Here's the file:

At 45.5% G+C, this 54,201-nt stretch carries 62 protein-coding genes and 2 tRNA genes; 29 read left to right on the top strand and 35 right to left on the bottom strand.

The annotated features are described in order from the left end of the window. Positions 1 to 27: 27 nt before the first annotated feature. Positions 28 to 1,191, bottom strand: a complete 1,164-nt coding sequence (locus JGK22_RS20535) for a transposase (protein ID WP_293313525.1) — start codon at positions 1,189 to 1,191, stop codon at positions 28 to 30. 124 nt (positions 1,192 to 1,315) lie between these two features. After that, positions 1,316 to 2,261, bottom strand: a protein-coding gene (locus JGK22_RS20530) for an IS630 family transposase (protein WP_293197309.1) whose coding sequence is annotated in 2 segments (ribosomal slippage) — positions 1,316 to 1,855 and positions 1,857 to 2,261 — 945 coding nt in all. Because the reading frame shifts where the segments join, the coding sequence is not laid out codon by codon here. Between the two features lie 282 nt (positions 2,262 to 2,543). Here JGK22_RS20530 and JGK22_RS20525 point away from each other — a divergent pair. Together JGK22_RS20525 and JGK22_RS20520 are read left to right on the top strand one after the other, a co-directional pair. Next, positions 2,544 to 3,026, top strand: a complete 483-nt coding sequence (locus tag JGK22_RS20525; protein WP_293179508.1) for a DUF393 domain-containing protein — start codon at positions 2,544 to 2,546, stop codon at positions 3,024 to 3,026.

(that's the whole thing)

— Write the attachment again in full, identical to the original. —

At 45.5% G+C, this 54,201-nt stretch carries 62 protein-coding genes and 2 tRNA genes; 29 read left to right on the top strand and 35 right to left on the bottom strand.

The annotated features are described in order from the left end of the window. Positions 1 to 27: 27 nt before the first annotated feature. Positions 28 to 1,191, bottom strand: a complete 1,164-nt coding sequence (locus JGK22_RS20535) for a transposase (protein ID WP_293313525.1) — start codon at positions 1,189 to 1,191, stop codon at positions 28 to 30. 124 nt (positions 1,192 to 1,315) lie between these two features. After that, positions 1,316 to 2,261, bottom strand: a protein-coding gene (locus JGK22_RS20530) for an IS630 family transposase (protein WP_293197309.1) whose coding sequence is annotated in 2 segments (ribosomal slippage) — positions 1,316 to 1,855 and positions 1,857 to 2,261 — 945 coding nt in all. Because the reading frame shifts where the segments join, the coding sequence is not laid out codon by codon here. Between the two features lie 282 nt (positions 2,262 to 2,543). Here JGK22_RS20530 and JGK22_RS20525 point away from each other — a divergent pair. Together JGK22_RS20525 and JGK22_RS20520 are read left to right on the top strand one after the other, a co-directional pair. Next, positions 2,544 to 3,026, top strand: a complete 483-nt coding sequence (locus tag JGK22_RS20525; protein WP_293179508.1) for a DUF393 domain-containing protein — start codon at positions 2,544 to 2,546, stop codon at positions 3,024 to 3,026.